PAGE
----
It’s Hard To Hula – If You Can’t Feel Your Feet
By Tai of Allsup
Hawai’i—home to warm sandy beaches, volcanoes and Hawaiians with diabetes. As a state, Hawai’i ranks a respectable 39th in the percentage of adults with diabetes. However, while the state rate is 8.5 percent for the overall population, it is 14 percent among Native Hawaiians.
This is not news. The diabetes disparity in minority populations is well-documented.
According to the Centers for Disease Control and Prevention’s 2014 Diabetes Scorecard, compared with non-Hispanic whites, members of racial and ethnic minority groups are more likely to have diagnosed diabetes (see chart). Native Hawaiians are more than twice as likely as non-Hispanic whites to have diabetes.
Unfortunately, the high prevalence rate in communities of color can make diabetes somewhat “normative.”
Children in my Native Hawaiian family grew up amid glucose testing strips and adults injecting insulin. Diabetes runs in our family, has always been a part of our lives, and many of my relatives viewed their own diagnoses as inevitable.
One of the most visible effects of diabetes is blood vessel and nerve damage to the feet. The dry, scaly, black and blue feet of relatives, swollen three to four times their natural size is among my most vivid childhood images. I was in awe of how giant they were, and incredulous when told they did not hurt. I did not understand then, that nerve damage took away all feeling, including the ability to feel pain, heat or cold. This can lead to infections and other complications. People with diabetes are ten times likelier to have their feet and legs removed than those without the disease.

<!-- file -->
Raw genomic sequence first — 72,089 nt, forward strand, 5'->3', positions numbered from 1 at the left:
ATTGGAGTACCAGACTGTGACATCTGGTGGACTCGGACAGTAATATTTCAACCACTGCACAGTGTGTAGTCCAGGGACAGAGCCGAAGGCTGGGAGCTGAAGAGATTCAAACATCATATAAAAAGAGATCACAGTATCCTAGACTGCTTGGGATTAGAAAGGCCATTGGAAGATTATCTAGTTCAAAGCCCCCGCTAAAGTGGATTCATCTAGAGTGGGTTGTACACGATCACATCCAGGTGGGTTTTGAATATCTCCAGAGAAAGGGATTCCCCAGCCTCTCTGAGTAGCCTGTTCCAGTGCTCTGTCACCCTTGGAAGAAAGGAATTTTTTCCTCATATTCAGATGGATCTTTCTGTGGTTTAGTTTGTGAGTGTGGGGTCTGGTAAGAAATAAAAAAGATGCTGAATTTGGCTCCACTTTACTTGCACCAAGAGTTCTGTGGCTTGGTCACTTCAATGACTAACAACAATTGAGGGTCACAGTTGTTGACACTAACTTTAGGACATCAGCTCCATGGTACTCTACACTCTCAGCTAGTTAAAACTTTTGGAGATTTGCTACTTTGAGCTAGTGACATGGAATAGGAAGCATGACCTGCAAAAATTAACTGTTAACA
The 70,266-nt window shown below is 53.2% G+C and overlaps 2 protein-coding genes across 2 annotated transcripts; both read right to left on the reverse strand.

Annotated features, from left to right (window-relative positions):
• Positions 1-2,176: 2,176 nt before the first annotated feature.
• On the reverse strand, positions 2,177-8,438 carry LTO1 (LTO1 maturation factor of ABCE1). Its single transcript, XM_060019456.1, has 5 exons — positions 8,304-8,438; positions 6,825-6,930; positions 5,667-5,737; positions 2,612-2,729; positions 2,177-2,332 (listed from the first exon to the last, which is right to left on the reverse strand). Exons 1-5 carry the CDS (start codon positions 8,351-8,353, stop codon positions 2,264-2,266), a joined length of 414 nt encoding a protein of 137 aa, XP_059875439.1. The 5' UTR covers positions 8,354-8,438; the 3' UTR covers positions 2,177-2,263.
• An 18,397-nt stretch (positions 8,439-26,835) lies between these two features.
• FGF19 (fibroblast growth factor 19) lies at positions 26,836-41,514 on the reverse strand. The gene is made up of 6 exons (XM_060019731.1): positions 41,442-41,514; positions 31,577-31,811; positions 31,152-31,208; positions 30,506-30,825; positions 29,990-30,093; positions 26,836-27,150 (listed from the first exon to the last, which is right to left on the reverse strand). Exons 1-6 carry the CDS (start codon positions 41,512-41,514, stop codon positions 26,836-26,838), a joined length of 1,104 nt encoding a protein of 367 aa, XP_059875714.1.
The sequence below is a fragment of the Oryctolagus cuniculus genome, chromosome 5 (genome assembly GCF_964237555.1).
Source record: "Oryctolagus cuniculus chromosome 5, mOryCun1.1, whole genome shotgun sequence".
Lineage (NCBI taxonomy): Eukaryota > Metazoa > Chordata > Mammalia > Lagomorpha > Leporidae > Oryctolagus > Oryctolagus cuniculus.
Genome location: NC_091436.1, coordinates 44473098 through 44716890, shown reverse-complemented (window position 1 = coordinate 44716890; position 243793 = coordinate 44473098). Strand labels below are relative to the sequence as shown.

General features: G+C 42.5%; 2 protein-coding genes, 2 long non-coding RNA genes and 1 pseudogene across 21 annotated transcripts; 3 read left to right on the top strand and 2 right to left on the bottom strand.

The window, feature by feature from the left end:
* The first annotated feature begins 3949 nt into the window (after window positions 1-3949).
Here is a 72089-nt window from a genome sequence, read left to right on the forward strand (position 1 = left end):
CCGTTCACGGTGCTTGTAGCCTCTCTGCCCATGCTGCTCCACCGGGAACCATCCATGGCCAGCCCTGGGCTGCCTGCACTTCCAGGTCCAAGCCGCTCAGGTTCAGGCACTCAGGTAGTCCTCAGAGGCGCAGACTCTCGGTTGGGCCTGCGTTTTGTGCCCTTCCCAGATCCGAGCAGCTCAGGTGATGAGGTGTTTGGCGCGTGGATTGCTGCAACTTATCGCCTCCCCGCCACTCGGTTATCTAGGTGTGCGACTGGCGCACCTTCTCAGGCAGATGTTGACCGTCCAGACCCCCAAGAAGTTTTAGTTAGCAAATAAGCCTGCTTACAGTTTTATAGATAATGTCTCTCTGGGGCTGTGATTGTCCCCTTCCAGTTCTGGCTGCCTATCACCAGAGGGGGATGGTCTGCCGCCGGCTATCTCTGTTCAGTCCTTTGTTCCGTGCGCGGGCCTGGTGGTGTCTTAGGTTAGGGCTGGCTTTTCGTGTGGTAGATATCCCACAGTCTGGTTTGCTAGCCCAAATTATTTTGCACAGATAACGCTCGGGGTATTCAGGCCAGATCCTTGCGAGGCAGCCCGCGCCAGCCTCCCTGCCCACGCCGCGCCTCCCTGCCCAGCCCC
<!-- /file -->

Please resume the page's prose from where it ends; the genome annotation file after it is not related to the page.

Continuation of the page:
Fortunately, it’s possible to avoid the potential ravages of the disease, such as amputation, heart disease, stroke, kidney disease, blindness, and early death.
With access to healthcare and diabetes education, the serious health complications related to unmanaged diabetes can be prevented. November is National Diabetes Month, and the National Diabetes Education Program has free resources that can help, including: 4 Steps to Manage Your Diabetes for Life.
By making healthy food choices, maintaining a healthy weight, getting physical activity, and taking medication as prescribed, people with diabetes can improve their quality of life.
Individuals who can no longer work because of diabetes should determine their eligibility for Social Security Disability Insurance (SSDI) benefits. SSDI provides a monthly income, access to Medicare, and other important benefits that can help alleviate the stress often associated with spikes in blood glucose levels.
The Affordable Care Act ensures that Americans at higher risk for developing Type 2 diabetes can receive diabetes screenings, diet counseling and obesity screenings with no out-of-pocket costs. Whether you hula, salsa, clog, tinikling, bhangra, para para, do-si-do or whip and nae nae, you’ll do it much better if you’re taking care of yourself.